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articles in english

1. Proceedings of the XXII World Congress of Philosophy: Volume > 21
Alireza Azadi

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Gadamer’s hermeneutics has met with criticism in the more than forty years since the original German publication of Wahrheit und Methode in 1960. A figure who has recently criticized Gadamer’s hermeneutics from the perspective of traditional hermeneutics is Pol Vandevelde. He published a book entitled: "The Task of the Interpreter: Text, Meaning, and Negotiation”. The first two chapters of this book, especially the second chapter, with the title “Interpretation as Event: A Critique of Gadamer’s Critical Pluralism,” is devoted to attacking some aspects of Gadamer’s philosophical hermeneutics. He has called his critiques as 'Ambiguities'. In fact, he focuses on three ambiguities: the fusion of horizons, the active role of the interpreter, and the status of language. Vandevelde’s critiques, similar to the critical views of other critics, are directed to four subjects: the problem of author's intention, the problem of objectivity, the problem of validity of interpretation, and finally the problem of relativism. Although I have examined all his three ambiguities, but because of the limitations that you have mentionedin the ‘Submission Guidelines’, I have sent you only a part of my paper. It seems to me that Vandevelde’s critiques shows that he has not adequate consideration to the foundations of Gadamer’s philosophical hermeneutics.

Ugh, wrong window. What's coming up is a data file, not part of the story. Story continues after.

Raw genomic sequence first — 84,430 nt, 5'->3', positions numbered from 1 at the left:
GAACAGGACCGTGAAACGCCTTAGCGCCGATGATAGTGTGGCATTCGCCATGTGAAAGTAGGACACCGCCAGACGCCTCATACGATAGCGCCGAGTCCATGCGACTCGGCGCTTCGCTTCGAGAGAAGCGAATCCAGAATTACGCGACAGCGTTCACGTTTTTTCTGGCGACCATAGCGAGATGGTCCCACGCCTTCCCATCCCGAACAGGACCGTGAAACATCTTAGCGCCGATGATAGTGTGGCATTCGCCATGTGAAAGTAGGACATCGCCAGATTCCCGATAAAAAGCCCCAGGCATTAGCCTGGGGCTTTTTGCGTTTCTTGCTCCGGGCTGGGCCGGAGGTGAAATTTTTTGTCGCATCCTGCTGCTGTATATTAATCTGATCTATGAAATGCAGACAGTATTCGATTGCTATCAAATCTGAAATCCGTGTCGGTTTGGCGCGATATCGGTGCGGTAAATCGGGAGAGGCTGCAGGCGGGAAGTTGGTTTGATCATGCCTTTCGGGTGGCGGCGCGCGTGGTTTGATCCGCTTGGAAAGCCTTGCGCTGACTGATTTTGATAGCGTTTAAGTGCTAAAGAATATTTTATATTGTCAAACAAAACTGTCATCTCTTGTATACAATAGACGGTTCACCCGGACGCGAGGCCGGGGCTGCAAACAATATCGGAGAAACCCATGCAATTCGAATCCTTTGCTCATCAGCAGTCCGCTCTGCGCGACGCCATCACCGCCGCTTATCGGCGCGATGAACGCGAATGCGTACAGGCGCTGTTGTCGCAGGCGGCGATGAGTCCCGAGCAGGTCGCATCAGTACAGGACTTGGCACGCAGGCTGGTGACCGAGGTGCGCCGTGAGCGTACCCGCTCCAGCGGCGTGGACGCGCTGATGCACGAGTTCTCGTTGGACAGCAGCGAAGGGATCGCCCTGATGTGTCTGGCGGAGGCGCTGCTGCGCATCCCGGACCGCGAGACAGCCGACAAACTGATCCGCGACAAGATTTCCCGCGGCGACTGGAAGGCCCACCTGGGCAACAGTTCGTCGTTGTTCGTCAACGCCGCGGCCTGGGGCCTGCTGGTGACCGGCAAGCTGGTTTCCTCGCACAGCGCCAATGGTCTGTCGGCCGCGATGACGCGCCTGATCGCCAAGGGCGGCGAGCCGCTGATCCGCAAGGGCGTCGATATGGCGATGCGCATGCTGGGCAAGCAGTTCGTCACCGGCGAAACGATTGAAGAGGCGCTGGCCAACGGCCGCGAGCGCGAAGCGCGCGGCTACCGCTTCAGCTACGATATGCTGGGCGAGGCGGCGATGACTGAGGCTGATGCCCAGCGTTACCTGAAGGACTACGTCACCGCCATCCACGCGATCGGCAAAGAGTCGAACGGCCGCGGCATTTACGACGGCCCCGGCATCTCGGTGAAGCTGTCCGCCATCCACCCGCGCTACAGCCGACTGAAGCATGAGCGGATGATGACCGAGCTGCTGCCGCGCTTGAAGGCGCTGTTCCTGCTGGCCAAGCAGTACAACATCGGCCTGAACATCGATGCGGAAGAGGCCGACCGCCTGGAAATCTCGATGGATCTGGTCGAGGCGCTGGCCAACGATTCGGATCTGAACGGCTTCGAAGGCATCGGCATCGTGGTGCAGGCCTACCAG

2. Proceedings of the XXII World Congress of Philosophy: Volume > 21
Ella Buceniece

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At present, when we live under the duress of the speed/quantity/fleeting impressions dictatorship, no possibility avails to formulate one’s total identity in horizontal and vertical dimensions, and therefore a serious danger confronts us to loose our historical consciousness and the taste of the wholeness of life. Intrying to reach ever-new modes of acceleration, we tend to forget what is really worthwhile. Loosing of memories as to the events, emotions, places, people and things, culminates in the total loss of memory concerning Memory itself – not only as a psychological quality of remembering, but Memory as a phenomenon of life-consciousness. This leads us to the question of memory and its connections with consciousness, with being (also with the forgetting of being) with time, with the past and with the future; also with death and the wholeness of life. In the paper different understanding of memory have been considered: memory as being inphilosophy of St. Augustin, memory as Bildbewustsein in Husserl’s phenomenology and memory and narrative in W. Benjamin’s philosophy.